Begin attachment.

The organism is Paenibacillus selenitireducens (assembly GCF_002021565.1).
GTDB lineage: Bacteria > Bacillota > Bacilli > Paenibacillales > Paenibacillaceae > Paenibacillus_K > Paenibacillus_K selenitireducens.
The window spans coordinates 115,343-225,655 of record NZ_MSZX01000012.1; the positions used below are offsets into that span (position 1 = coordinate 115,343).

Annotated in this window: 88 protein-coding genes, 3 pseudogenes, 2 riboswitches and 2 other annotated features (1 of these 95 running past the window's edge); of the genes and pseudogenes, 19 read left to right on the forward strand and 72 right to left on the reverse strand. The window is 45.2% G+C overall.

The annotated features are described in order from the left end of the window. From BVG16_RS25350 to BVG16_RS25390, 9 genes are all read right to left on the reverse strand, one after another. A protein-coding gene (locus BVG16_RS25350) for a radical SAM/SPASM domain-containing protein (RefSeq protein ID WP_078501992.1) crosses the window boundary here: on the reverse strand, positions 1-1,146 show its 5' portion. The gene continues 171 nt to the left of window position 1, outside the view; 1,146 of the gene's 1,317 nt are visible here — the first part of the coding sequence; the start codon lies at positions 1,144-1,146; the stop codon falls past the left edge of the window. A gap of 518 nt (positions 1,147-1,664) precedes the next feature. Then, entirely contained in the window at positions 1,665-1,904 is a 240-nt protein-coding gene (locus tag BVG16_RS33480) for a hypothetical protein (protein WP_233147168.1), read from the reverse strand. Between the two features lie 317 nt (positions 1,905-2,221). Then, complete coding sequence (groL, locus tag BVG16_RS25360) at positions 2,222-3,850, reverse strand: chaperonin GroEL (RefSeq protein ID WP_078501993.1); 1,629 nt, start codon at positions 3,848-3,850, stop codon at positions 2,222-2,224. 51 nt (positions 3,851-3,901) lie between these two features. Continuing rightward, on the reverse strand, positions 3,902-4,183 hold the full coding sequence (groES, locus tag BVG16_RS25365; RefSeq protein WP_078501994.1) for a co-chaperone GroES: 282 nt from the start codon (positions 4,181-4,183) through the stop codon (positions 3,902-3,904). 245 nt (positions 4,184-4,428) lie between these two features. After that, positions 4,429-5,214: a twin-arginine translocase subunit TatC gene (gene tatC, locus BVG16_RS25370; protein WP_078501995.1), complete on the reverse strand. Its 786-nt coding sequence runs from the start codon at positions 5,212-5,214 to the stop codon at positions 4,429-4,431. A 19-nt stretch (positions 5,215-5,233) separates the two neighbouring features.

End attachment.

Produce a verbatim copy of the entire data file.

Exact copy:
The organism is Paenibacillus selenitireducens (assembly GCF_002021565.1).
GTDB lineage: Bacteria > Bacillota > Bacilli > Paenibacillales > Paenibacillaceae > Paenibacillus_K > Paenibacillus_K selenitireducens.
The window spans coordinates 115,343-225,655 of record NZ_MSZX01000012.1; the positions used below are offsets into that span (position 1 = coordinate 115,343).

Annotated in this window: 88 protein-coding genes, 3 pseudogenes, 2 riboswitches and 2 other annotated features (1 of these 95 running past the window's edge); of the genes and pseudogenes, 19 read left to right on the forward strand and 72 right to left on the reverse strand. The window is 45.2% G+C overall.

The annotated features are described in order from the left end of the window. From BVG16_RS25350 to BVG16_RS25390, 9 genes are all read right to left on the reverse strand, one after another. A protein-coding gene (locus BVG16_RS25350) for a radical SAM/SPASM domain-containing protein (RefSeq protein ID WP_078501992.1) crosses the window boundary here: on the reverse strand, positions 1-1,146 show its 5' portion. The gene continues 171 nt to the left of window position 1, outside the view; 1,146 of the gene's 1,317 nt are visible here — the first part of the coding sequence; the start codon lies at positions 1,144-1,146; the stop codon falls past the left edge of the window. A gap of 518 nt (positions 1,147-1,664) precedes the next feature. Then, entirely contained in the window at positions 1,665-1,904 is a 240-nt protein-coding gene (locus tag BVG16_RS33480) for a hypothetical protein (protein WP_233147168.1), read from the reverse strand. Between the two features lie 317 nt (positions 1,905-2,221). Then, complete coding sequence (groL, locus tag BVG16_RS25360) at positions 2,222-3,850, reverse strand: chaperonin GroEL (RefSeq protein ID WP_078501993.1); 1,629 nt, start codon at positions 3,848-3,850, stop codon at positions 2,222-2,224. 51 nt (positions 3,851-3,901) lie between these two features. Continuing rightward, on the reverse strand, positions 3,902-4,183 hold the full coding sequence (groES, locus tag BVG16_RS25365; RefSeq protein WP_078501994.1) for a co-chaperone GroES: 282 nt from the start codon (positions 4,181-4,183) through the stop codon (positions 3,902-3,904). 245 nt (positions 4,184-4,428) lie between these two features. After that, positions 4,429-5,214: a twin-arginine translocase subunit TatC gene (gene tatC, locus BVG16_RS25370; protein WP_078501995.1), complete on the reverse strand. Its 786-nt coding sequence runs from the start codon at positions 5,212-5,214 to the stop codon at positions 4,429-4,431. A 19-nt stretch (positions 5,215-5,233) separates the two neighbouring features.